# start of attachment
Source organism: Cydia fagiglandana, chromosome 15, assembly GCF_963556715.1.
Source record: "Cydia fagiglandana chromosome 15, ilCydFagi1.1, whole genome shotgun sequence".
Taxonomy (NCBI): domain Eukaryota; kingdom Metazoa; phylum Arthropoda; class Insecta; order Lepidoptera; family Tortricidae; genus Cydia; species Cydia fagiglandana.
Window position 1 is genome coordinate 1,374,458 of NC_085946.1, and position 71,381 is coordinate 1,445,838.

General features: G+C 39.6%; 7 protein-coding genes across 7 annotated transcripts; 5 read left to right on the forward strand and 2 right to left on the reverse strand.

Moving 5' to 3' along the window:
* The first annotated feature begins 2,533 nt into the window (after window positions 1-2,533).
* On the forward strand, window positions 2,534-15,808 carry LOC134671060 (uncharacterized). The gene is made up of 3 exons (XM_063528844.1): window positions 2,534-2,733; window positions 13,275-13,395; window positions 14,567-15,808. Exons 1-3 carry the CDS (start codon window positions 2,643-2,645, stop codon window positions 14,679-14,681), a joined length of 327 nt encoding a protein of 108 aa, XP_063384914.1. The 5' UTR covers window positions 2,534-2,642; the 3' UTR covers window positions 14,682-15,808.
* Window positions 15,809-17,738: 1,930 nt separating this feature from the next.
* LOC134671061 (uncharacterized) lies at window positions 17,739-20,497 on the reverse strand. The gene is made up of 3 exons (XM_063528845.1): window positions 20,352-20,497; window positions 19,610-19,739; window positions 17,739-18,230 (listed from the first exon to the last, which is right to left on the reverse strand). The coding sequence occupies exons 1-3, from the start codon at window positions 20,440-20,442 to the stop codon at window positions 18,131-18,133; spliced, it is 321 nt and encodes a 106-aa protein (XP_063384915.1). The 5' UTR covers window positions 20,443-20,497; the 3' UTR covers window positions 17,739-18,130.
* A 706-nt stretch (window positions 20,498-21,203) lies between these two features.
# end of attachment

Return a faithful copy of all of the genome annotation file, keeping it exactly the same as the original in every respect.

Source organism: Cydia fagiglandana, chromosome 15, assembly GCF_963556715.1.
Source record: "Cydia fagiglandana chromosome 15, ilCydFagi1.1, whole genome shotgun sequence".
Taxonomy (NCBI): domain Eukaryota; kingdom Metazoa; phylum Arthropoda; class Insecta; order Lepidoptera; family Tortricidae; genus Cydia; species Cydia fagiglandana.
Window position 1 is genome coordinate 1,374,458 of NC_085946.1, and position 71,381 is coordinate 1,445,838.

General features: G+C 39.6%; 7 protein-coding genes across 7 annotated transcripts; 5 read left to right on the forward strand and 2 right to left on the reverse strand.

Moving 5' to 3' along the window:
* The first annotated feature begins 2,533 nt into the window (after window positions 1-2,533).
* On the forward strand, window positions 2,534-15,808 carry LOC134671060 (uncharacterized). The gene is made up of 3 exons (XM_063528844.1): window positions 2,534-2,733; window positions 13,275-13,395; window positions 14,567-15,808. Exons 1-3 carry the CDS (start codon window positions 2,643-2,645, stop codon window positions 14,679-14,681), a joined length of 327 nt encoding a protein of 108 aa, XP_063384914.1. The 5' UTR covers window positions 2,534-2,642; the 3' UTR covers window positions 14,682-15,808.
* Window positions 15,809-17,738: 1,930 nt separating this feature from the next.
* LOC134671061 (uncharacterized) lies at window positions 17,739-20,497 on the reverse strand. The gene is made up of 3 exons (XM_063528845.1): window positions 20,352-20,497; window positions 19,610-19,739; window positions 17,739-18,230 (listed from the first exon to the last, which is right to left on the reverse strand). The coding sequence occupies exons 1-3, from the start codon at window positions 20,440-20,442 to the stop codon at window positions 18,131-18,133; spliced, it is 321 nt and encodes a 106-aa protein (XP_063384915.1). The 5' UTR covers window positions 20,443-20,497; the 3' UTR covers window positions 17,739-18,130.
* A 706-nt stretch (window positions 20,498-21,203) lies between these two features.